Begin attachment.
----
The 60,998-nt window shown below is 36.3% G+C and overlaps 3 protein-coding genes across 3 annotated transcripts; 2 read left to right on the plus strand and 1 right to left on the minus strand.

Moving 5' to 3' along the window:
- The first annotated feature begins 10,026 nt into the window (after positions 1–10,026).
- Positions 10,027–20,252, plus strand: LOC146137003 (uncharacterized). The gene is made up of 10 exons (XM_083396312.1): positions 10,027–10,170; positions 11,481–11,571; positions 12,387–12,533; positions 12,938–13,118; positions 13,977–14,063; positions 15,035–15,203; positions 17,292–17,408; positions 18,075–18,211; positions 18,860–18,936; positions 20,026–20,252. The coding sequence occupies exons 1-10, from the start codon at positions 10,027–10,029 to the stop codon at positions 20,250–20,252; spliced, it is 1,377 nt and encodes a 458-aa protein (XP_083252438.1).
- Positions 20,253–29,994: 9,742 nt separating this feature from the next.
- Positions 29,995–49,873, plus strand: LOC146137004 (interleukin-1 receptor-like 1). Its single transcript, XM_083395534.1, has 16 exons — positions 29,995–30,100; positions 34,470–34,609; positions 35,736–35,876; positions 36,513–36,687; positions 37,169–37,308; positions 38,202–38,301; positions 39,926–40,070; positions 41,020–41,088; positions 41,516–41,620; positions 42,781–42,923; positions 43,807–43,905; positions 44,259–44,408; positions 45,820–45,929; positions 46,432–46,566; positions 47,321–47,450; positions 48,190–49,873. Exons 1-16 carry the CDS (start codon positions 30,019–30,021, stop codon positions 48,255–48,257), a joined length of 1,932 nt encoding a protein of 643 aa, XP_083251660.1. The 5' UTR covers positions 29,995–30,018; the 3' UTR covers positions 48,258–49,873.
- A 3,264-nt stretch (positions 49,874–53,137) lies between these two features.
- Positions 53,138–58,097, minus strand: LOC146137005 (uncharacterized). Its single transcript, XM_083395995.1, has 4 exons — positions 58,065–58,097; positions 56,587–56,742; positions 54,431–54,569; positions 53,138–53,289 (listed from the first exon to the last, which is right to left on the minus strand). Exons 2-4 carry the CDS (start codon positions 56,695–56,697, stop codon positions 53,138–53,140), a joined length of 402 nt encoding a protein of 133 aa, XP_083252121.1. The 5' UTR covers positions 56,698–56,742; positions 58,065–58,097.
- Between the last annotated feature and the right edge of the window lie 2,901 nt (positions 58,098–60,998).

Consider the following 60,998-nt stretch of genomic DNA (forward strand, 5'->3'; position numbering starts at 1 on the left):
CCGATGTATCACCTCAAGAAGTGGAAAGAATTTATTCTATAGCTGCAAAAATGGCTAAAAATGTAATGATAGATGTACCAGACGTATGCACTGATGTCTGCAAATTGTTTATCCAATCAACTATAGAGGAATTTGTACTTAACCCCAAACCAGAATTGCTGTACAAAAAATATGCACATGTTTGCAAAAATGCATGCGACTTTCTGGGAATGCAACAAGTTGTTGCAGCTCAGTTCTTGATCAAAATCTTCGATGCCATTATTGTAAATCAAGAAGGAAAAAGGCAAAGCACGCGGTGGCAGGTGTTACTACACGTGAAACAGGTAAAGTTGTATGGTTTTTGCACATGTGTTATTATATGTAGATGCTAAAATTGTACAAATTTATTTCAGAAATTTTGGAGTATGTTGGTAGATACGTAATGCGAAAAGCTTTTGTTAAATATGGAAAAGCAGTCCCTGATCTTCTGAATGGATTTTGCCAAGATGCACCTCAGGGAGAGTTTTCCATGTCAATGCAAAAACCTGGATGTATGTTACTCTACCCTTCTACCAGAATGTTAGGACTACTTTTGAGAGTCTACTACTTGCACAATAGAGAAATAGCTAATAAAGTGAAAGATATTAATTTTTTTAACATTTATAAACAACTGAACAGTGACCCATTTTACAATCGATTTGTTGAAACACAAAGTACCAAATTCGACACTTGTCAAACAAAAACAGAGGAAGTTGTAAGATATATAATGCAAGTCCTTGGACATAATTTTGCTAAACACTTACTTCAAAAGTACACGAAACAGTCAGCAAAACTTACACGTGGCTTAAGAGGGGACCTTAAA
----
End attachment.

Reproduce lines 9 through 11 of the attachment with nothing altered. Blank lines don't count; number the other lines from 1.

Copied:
- Between the last annotated feature and the right edge of the window lie 2,901 nt (positions 58,098–60,998).

Consider the following 60,998-nt stretch of genomic DNA (forward strand, 5'->3'; position numbering starts at 1 on the left):
CCGATGTATCACCTCAAGAAGTGGAAAGAATTTATTCTATAGCTGCAAAAATGGCTAAAAATGTAATGATAGATGTACCAGACGTATGCACTGATGTCTGCAAATTGTTTATCCAATCAACTATAGAGGAATTTGTACTTAACCCCAAACCAGAATTGCTGTACAAAAAATATGCACATGTTTGCAAAAATGCATGCGACTTTCTGGGAATGCAACAAGTTGTTGCAGCTCAGTTCTTGATCAAAATCTTCGATGCCATTATTGTAAATCAAGAAGGAAAAAGGCAAAGCACGCGGTGGCAGGTGTTACTACACGTGAAACAGGTAAAGTTGTATGGTTTTTGCACATGTGTTATTATATGTAGATGCTAAAATTGTACAAATTTATTTCAGAAATTTTGGAGTATGTTGGTAGATACGTAATGCGAAAAGCTTTTGTTAAATATGGAAAAGCAGTCCCTGATCTTCTGAATGGATTTTGCCAAGATGCACCTCAGGGAGAGTTTTCCATGTCAATGCAAAAACCTGGATGTATGTTACTCTACCCTTCTACCAGAATGTTAGGACTACTTTTGAGAGTCTACTACTTGCACAATAGAGAAATAGCTAATAAAGTGAAAGATATTAATTTTTTTAACATTTATAAACAACTGAACAGTGACCCATTTTACAATCGATTTGTTGAAACACAAAGTACCAAATTCGACACTTGTCAAACAAAAACAGAGGAAGTTGTAAGATATATAATGCAAGTCCTTGGACATAATTTTGCTAAACACTTACTTCAAAAGTACACGAAACAGTCAGCAAAACTTACACGTGGCTTAAGAGGGGACCTTAAA